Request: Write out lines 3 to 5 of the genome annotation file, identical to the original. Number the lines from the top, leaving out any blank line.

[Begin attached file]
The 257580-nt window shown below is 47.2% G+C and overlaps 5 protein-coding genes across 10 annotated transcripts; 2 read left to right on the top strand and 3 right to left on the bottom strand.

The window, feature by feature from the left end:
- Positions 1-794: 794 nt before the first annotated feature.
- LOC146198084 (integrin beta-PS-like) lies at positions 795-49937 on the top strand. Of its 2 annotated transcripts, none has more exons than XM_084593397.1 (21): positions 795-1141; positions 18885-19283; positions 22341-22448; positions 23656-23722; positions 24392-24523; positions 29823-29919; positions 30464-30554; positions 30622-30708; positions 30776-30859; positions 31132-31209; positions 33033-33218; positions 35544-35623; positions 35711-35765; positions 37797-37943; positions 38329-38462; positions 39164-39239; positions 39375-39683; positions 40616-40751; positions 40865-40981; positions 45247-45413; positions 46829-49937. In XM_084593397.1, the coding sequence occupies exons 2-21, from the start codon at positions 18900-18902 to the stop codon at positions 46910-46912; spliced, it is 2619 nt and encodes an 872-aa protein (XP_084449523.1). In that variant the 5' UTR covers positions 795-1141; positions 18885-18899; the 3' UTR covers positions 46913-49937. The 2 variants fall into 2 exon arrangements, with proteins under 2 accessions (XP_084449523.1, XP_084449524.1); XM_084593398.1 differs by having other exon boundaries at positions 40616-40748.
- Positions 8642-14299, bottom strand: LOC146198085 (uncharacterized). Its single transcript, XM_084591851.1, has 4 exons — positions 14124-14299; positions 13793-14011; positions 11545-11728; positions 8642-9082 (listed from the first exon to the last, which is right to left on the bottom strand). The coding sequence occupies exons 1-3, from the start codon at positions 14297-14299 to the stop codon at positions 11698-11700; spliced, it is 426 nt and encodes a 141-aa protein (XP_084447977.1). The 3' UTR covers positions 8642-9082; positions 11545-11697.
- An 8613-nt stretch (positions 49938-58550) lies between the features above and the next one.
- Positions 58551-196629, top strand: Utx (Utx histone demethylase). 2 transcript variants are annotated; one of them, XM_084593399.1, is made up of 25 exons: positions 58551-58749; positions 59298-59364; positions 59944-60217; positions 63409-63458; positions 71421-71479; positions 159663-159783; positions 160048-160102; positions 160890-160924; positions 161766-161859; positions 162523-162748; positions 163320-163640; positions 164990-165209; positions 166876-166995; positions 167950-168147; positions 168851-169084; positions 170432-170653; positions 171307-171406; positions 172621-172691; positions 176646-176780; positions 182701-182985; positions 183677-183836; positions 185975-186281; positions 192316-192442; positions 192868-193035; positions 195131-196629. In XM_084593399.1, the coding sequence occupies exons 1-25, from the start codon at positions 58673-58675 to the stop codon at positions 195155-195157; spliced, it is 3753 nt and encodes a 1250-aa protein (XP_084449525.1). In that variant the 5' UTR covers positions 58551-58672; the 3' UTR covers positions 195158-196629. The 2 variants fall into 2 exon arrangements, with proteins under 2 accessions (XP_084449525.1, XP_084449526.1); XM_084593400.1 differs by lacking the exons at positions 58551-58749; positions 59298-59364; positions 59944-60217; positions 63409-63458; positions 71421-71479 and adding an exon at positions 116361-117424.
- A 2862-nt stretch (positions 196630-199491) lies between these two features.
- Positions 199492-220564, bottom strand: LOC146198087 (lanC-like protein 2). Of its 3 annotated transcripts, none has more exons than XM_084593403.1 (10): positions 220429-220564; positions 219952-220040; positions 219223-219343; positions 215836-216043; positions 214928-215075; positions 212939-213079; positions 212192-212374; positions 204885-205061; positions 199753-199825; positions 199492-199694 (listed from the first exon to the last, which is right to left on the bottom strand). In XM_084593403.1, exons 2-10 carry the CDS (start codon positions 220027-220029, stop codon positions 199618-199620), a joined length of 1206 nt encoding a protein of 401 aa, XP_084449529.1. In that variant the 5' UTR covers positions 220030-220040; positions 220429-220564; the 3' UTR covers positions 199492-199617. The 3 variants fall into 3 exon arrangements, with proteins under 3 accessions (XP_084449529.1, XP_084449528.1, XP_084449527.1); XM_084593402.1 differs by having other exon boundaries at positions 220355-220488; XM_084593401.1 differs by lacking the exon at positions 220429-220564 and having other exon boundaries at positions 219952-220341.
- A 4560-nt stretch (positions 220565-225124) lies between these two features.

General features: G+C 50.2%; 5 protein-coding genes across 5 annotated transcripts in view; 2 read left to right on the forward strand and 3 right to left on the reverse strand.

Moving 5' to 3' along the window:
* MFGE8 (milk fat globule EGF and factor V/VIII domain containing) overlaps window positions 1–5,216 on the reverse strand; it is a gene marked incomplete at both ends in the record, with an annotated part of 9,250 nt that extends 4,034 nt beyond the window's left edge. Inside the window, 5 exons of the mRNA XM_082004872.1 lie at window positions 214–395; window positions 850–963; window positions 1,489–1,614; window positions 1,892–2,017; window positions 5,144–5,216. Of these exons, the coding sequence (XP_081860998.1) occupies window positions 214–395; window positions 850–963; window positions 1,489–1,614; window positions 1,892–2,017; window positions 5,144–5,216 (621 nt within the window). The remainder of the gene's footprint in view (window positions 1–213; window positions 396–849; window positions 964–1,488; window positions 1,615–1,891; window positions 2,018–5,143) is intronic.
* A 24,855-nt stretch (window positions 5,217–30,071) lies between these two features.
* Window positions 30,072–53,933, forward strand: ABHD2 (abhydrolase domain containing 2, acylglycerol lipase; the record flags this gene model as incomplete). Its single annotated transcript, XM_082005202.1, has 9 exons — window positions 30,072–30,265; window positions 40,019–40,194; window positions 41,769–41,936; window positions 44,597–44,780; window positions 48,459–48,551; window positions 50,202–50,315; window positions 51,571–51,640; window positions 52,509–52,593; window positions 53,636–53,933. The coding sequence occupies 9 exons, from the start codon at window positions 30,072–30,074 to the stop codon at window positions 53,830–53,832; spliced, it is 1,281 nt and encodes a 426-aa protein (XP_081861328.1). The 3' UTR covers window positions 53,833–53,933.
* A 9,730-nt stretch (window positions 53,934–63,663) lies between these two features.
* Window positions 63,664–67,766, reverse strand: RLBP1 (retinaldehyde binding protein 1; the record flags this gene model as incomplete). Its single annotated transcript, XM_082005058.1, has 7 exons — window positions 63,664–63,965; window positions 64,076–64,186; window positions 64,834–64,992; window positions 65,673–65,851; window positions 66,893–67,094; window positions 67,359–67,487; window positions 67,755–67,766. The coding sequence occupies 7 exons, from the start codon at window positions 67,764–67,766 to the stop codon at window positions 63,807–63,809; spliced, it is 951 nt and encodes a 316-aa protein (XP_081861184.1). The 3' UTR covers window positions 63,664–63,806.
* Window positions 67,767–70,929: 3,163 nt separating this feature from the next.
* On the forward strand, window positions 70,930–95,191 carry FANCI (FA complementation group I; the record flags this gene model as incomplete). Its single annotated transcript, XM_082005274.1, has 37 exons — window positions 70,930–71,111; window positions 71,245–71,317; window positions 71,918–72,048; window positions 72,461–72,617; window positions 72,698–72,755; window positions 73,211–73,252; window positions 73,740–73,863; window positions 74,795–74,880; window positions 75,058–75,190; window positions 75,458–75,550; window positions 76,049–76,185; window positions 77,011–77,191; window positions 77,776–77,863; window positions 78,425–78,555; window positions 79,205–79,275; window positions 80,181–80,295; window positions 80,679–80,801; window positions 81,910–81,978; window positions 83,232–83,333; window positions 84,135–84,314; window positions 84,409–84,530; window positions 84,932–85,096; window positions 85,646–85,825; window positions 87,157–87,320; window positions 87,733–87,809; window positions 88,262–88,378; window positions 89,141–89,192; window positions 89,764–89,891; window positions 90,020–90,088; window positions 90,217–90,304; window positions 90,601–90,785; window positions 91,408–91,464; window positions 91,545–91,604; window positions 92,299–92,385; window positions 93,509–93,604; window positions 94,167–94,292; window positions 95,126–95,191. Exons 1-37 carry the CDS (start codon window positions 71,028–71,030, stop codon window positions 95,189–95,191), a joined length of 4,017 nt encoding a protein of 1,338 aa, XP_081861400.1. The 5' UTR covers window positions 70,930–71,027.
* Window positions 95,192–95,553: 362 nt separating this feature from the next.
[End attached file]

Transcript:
- Positions 1-794: 794 nt before the first annotated feature.
- LOC146198084 (integrin beta-PS-like) lies at positions 795-49937 on the top strand. Of its 2 annotated transcripts, none has more exons than XM_084593397.1 (21): positions 795-1141; positions 18885-19283; positions 22341-22448; positions 23656-23722; positions 24392-24523; positions 29823-29919; positions 30464-30554; positions 30622-30708; positions 30776-30859; positions 31132-31209; positions 33033-33218; positions 35544-35623; positions 35711-35765; positions 37797-37943; positions 38329-38462; positions 39164-39239; positions 39375-39683; positions 40616-40751; positions 40865-40981; positions 45247-45413; positions 46829-49937. In XM_084593397.1, the coding sequence occupies exons 2-21, from the start codon at positions 18900-18902 to the stop codon at positions 46910-46912; spliced, it is 2619 nt and encodes an 872-aa protein (XP_084449523.1). In that variant the 5' UTR covers positions 795-1141; positions 18885-18899; the 3' UTR covers positions 46913-49937. The 2 variants fall into 2 exon arrangements, with proteins under 2 accessions (XP_084449523.1, XP_084449524.1); XM_084593398.1 differs by having other exon boundaries at positions 40616-40748.
- Positions 8642-14299, bottom strand: LOC146198085 (uncharacterized). Its single transcript, XM_084591851.1, has 4 exons — positions 14124-14299; positions 13793-14011; positions 11545-11728; positions 8642-9082 (listed from the first exon to the last, which is right to left on the bottom strand). The coding sequence occupies exons 1-3, from the start codon at positions 14297-14299 to the stop codon at positions 11698-11700; spliced, it is 426 nt and encodes a 141-aa protein (XP_084447977.1). The 3' UTR covers positions 8642-9082; positions 11545-11697.